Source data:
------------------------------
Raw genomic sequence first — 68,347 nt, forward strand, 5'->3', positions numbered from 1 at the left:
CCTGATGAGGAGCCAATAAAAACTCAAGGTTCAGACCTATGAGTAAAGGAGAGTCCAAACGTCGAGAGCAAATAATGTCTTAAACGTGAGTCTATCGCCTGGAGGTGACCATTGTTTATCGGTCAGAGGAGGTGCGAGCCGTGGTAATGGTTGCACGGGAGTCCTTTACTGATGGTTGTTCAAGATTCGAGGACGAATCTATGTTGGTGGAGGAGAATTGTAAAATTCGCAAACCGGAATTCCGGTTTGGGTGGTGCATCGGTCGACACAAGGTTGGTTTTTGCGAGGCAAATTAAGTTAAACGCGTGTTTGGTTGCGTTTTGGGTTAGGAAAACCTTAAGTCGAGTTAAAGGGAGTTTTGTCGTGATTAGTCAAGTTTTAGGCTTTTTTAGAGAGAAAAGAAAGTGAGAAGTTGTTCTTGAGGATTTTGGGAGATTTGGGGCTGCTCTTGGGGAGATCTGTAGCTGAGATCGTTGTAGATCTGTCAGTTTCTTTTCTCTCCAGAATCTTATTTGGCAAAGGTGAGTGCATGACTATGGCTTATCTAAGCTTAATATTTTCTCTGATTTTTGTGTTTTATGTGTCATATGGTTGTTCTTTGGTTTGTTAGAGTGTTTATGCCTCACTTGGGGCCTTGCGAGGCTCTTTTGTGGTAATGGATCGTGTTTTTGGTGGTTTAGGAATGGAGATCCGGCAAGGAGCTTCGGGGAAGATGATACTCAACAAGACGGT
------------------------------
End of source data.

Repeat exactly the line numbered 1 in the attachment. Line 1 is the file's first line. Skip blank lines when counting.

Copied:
Raw genomic sequence first — 68,347 nt, forward strand, 5'->3', positions numbered from 1 at the left: